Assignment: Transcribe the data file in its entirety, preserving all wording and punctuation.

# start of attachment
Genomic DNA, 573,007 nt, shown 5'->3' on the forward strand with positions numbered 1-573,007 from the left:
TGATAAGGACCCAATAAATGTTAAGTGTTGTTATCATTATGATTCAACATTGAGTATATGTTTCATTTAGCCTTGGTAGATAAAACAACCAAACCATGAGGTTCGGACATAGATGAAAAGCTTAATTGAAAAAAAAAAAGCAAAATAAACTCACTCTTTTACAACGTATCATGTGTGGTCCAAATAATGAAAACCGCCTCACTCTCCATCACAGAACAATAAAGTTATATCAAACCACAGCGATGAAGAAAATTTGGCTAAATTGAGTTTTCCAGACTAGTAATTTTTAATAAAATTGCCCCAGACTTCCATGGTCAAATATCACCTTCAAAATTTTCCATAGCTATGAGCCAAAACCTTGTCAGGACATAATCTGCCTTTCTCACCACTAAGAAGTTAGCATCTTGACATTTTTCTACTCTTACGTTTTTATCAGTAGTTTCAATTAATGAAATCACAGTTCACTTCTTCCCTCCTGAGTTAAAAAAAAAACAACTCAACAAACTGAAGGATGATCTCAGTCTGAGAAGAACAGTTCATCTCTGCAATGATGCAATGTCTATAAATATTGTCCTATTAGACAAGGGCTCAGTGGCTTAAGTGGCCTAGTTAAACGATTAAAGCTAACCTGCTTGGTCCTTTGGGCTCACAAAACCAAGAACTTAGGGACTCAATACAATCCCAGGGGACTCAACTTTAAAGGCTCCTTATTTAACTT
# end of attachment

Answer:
Genomic DNA, 573,007 nt, shown 5'->3' on the forward strand with positions numbered 1-573,007 from the left:
TGATAAGGACCCAATAAATGTTAAGTGTTGTTATCATTATGATTCAACATTGAGTATATGTTTCATTTAGCCTTGGTAGATAAAACAACCAAACCATGAGGTTCGGACATAGATGAAAAGCTTAATTGAAAAAAAAAAAGCAAAATAAACTCACTCTTTTACAACGTATCATGTGTGGTCCAAATAATGAAAACCGCCTCACTCTCCATCACAGAACAATAAAGTTATATCAAACCACAGCGATGAAGAAAATTTGGCTAAATTGAGTTTTCCAGACTAGTAATTTTTAATAAAATTGCCCCAGACTTCCATGGTCAAATATCACCTTCAAAATTTTCCATAGCTATGAGCCAAAACCTTGTCAGGACATAATCTGCCTTTCTCACCACTAAGAAGTTAGCATCTTGACATTTTTCTACTCTTACGTTTTTATCAGTAGTTTCAATTAATGAAATCACAGTTCACTTCTTCCCTCCTGAGTTAAAAAAAAAACAACTCAACAAACTGAAGGATGATCTCAGTCTGAGAAGAACAGTTCATCTCTGCAATGATGCAATGTCTATAAATATTGTCCTATTAGACAAGGGCTCAGTGGCTTAAGTGGCCTAGTTAAACGATTAAAGCTAACCTGCTTGGTCCTTTGGGCTCACAAAACCAAGAACTTAGGGACTCAATACAATCCCAGGGGACTCAACTTTAAAGGCTCCTTATTTAACTT